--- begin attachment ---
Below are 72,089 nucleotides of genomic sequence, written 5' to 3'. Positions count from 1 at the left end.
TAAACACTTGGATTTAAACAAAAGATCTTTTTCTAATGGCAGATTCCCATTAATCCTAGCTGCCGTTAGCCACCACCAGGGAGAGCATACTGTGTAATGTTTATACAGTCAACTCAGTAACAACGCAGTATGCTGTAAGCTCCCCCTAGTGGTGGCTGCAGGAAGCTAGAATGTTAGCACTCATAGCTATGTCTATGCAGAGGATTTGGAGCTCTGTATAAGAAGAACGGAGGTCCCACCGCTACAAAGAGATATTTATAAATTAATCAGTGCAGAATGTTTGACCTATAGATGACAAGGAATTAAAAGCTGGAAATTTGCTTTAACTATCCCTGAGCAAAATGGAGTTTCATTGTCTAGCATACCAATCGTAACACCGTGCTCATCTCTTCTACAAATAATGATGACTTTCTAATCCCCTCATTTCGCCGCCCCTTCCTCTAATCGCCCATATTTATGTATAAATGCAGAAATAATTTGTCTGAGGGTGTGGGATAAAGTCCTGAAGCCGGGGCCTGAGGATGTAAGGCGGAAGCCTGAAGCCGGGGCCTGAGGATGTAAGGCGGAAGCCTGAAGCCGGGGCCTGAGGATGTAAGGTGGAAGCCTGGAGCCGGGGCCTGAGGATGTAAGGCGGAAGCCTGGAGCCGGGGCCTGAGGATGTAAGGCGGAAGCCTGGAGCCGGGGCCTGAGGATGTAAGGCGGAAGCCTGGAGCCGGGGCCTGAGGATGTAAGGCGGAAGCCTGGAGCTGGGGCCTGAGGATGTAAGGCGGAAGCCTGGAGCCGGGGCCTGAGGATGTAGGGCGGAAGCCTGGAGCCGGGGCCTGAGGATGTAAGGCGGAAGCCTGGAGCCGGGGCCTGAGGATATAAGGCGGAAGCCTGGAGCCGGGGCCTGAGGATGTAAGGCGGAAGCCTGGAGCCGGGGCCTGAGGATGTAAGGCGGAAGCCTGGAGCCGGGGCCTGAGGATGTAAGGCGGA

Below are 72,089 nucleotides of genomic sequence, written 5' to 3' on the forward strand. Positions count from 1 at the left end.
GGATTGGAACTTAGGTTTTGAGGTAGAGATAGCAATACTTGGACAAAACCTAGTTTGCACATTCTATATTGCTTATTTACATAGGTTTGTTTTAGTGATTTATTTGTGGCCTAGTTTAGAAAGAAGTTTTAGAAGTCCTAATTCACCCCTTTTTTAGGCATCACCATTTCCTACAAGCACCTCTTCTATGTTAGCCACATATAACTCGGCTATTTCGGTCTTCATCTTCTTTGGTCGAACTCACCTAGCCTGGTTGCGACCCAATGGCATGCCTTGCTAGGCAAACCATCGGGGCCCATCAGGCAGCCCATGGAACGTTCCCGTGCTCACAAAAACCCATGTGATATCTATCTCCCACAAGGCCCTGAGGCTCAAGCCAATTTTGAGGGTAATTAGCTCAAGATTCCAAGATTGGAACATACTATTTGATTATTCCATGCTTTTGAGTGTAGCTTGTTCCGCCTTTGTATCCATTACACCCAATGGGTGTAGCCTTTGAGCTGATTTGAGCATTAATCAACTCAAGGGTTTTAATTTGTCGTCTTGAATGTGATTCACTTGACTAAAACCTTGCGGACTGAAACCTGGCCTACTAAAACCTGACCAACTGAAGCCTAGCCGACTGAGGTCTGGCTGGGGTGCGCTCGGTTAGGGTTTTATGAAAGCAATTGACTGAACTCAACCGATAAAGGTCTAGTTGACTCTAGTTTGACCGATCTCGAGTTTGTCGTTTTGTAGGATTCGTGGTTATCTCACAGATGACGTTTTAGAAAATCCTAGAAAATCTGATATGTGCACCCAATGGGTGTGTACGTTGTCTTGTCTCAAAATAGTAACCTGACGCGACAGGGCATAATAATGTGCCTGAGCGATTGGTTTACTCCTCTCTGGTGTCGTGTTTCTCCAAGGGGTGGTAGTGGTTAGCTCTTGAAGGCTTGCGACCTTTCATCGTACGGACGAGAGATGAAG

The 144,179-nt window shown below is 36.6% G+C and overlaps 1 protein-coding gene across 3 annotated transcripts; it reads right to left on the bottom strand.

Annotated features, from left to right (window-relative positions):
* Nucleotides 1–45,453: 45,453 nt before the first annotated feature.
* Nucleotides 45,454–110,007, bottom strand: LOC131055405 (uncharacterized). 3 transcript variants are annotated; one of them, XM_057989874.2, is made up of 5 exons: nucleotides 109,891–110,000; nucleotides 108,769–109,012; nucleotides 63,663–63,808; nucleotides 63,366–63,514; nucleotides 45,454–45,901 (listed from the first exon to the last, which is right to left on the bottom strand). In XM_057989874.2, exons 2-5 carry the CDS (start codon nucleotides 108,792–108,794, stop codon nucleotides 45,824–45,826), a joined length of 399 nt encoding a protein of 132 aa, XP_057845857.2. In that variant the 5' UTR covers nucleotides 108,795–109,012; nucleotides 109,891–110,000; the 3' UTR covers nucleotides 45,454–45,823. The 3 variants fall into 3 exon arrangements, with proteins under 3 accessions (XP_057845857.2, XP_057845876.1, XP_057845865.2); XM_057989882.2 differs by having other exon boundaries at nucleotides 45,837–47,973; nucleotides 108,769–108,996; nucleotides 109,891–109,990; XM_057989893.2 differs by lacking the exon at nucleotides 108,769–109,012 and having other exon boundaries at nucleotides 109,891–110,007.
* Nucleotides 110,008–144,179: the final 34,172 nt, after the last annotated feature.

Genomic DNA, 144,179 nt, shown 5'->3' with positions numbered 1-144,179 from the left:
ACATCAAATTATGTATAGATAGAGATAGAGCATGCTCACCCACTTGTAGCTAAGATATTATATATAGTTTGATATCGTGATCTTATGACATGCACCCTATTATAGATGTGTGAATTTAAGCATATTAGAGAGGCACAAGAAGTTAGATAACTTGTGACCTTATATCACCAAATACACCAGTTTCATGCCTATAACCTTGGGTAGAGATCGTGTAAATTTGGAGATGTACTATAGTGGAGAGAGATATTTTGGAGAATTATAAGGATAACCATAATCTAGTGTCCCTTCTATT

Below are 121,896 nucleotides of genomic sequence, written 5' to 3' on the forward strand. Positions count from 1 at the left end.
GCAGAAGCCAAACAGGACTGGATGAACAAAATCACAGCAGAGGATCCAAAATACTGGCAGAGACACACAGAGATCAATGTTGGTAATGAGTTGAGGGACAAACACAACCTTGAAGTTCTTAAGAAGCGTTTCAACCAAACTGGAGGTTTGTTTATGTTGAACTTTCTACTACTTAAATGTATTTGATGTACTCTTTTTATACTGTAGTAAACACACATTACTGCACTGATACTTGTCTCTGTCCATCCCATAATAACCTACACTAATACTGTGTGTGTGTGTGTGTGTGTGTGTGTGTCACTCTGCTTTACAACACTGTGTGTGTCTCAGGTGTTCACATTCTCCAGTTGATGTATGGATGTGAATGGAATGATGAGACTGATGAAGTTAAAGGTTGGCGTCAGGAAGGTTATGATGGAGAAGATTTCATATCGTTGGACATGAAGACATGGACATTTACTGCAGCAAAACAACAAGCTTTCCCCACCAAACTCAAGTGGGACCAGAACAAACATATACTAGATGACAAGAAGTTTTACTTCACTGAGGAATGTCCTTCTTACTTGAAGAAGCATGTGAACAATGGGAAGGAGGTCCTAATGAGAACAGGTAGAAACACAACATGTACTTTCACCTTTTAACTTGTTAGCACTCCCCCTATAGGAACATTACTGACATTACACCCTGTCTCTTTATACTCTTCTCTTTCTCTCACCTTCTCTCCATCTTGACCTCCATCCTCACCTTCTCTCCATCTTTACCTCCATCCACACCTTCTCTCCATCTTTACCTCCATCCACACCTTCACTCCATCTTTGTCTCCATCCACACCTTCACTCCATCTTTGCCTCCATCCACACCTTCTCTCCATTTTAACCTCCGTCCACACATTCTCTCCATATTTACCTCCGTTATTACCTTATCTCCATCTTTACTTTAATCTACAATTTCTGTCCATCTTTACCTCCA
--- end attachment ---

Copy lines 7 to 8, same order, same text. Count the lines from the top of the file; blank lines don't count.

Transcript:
* Nucleotides 1–45,453: 45,453 nt before the first annotated feature.
* Nucleotides 45,454–110,007, bottom strand: LOC131055405 (uncharacterized). 3 transcript variants are annotated; one of them, XM_057989874.2, is made up of 5 exons: nucleotides 109,891–110,000; nucleotides 108,769–109,012; nucleotides 63,663–63,808; nucleotides 63,366–63,514; nucleotides 45,454–45,901 (listed from the first exon to the last, which is right to left on the bottom strand). In XM_057989874.2, exons 2-5 carry the CDS (start codon nucleotides 108,792–108,794, stop codon nucleotides 45,824–45,826), a joined length of 399 nt encoding a protein of 132 aa, XP_057845857.2. In that variant the 5' UTR covers nucleotides 108,795–109,012; nucleotides 109,891–110,000; the 3' UTR covers nucleotides 45,454–45,823. The 3 variants fall into 3 exon arrangements, with proteins under 3 accessions (XP_057845857.2, XP_057845876.1, XP_057845865.2); XM_057989882.2 differs by having other exon boundaries at nucleotides 45,837–47,973; nucleotides 108,769–108,996; nucleotides 109,891–109,990; XM_057989893.2 differs by lacking the exon at nucleotides 108,769–109,012 and having other exon boundaries at nucleotides 109,891–110,007.